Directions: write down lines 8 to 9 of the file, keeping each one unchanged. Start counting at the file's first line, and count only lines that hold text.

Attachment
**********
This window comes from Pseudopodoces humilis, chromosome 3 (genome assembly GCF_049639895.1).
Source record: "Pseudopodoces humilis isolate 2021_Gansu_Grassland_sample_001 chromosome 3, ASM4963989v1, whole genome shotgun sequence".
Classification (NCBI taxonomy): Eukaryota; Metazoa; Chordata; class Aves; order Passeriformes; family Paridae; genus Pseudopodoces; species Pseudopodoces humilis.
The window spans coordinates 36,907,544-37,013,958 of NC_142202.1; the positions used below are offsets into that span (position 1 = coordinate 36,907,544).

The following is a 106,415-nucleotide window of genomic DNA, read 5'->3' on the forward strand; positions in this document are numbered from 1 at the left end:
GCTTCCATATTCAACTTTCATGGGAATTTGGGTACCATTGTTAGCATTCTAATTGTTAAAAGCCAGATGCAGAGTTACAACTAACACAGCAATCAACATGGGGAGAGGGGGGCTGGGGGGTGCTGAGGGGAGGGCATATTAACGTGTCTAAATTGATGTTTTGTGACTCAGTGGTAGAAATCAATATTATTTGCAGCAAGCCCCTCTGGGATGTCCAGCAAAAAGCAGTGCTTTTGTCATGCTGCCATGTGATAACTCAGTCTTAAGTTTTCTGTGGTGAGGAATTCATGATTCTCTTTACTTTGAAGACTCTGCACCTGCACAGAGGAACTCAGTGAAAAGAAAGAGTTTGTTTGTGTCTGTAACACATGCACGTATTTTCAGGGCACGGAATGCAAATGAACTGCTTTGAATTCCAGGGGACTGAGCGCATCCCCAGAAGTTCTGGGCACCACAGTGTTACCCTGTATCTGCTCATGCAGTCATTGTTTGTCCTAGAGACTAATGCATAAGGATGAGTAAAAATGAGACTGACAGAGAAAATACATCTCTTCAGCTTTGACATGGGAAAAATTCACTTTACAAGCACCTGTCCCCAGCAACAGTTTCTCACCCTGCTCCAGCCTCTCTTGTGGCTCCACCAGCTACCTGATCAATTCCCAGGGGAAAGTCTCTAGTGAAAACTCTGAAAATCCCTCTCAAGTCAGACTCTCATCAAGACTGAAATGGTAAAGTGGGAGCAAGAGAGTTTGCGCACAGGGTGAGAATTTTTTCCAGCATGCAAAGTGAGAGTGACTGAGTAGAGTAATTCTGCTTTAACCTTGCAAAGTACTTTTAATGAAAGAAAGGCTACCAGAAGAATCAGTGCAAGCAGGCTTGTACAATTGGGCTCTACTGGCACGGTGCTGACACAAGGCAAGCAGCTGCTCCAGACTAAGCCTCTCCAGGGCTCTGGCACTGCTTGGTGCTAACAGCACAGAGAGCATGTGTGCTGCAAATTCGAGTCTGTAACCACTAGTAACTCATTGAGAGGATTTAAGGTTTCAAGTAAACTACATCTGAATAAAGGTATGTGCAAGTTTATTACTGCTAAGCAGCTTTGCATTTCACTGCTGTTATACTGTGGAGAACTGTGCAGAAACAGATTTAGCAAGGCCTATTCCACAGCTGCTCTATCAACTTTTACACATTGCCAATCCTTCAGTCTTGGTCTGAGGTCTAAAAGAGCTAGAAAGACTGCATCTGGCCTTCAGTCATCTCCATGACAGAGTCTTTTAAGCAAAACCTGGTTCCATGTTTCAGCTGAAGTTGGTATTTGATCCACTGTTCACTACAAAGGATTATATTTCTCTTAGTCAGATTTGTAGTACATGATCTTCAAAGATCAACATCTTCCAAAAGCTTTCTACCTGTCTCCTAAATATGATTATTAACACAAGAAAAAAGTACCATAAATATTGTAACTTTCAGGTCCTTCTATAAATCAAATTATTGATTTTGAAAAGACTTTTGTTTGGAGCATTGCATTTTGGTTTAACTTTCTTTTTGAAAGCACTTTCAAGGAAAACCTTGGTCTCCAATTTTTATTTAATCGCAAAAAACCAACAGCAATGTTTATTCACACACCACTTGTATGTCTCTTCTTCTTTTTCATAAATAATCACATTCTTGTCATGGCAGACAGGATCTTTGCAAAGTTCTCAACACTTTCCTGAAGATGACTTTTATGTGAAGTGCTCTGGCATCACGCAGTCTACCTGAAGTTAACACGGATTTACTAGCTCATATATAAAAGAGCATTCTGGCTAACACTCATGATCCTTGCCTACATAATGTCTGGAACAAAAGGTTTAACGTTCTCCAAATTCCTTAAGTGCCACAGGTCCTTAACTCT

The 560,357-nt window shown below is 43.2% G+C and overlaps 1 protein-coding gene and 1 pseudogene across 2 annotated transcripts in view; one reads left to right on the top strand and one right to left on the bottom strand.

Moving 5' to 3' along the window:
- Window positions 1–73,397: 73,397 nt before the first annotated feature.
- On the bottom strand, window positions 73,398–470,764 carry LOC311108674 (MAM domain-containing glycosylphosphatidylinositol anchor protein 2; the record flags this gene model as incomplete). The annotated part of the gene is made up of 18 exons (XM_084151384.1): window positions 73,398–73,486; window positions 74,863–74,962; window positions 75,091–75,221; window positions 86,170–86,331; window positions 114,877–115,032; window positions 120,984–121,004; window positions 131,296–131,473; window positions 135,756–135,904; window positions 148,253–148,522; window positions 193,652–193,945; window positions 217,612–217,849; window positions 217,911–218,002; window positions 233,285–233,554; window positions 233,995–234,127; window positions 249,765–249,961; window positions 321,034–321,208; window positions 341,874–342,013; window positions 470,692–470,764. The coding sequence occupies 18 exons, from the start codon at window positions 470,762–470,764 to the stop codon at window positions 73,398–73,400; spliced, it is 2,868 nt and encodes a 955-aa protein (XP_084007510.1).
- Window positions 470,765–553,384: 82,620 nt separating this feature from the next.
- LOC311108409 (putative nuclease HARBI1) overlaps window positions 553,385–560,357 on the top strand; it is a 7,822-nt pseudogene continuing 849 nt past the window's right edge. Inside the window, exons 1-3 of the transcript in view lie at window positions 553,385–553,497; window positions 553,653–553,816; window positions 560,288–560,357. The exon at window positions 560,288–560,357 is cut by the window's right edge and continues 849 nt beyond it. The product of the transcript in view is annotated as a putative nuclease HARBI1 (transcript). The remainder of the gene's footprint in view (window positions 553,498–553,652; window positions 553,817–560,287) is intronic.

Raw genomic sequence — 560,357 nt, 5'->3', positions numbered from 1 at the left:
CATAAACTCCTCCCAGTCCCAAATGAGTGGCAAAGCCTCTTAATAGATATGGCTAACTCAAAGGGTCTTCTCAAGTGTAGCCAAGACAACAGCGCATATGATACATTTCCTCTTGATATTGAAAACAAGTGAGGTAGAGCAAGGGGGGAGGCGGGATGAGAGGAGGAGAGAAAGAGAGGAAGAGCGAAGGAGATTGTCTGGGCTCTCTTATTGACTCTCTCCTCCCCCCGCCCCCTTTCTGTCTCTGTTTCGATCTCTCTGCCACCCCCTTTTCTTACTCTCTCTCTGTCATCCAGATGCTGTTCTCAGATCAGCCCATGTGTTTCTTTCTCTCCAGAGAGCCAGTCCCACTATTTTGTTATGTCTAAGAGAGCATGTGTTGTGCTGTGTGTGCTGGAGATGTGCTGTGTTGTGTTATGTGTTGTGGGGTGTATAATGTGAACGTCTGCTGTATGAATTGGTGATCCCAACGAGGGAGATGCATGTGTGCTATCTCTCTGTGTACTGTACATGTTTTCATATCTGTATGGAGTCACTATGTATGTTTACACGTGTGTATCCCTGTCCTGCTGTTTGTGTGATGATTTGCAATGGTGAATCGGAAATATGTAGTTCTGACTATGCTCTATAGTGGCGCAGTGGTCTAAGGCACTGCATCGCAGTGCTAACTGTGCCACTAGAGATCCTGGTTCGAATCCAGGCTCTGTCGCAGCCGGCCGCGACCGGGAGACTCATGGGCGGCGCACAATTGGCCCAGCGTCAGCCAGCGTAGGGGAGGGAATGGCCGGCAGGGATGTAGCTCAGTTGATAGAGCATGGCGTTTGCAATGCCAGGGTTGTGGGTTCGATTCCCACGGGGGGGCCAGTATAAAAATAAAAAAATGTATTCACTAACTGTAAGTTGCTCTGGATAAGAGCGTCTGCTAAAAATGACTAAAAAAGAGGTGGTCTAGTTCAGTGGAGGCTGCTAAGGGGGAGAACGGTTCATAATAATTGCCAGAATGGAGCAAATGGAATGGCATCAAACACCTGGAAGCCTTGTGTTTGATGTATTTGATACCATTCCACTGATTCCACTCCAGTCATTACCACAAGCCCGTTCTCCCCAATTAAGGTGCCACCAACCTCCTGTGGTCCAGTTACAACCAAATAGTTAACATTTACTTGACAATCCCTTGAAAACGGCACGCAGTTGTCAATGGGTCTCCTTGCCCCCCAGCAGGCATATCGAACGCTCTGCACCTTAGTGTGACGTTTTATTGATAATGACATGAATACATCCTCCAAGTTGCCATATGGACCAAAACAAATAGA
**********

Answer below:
Moving 5' to 3' along the window:
- Window positions 1–73,397: 73,397 nt before the first annotated feature.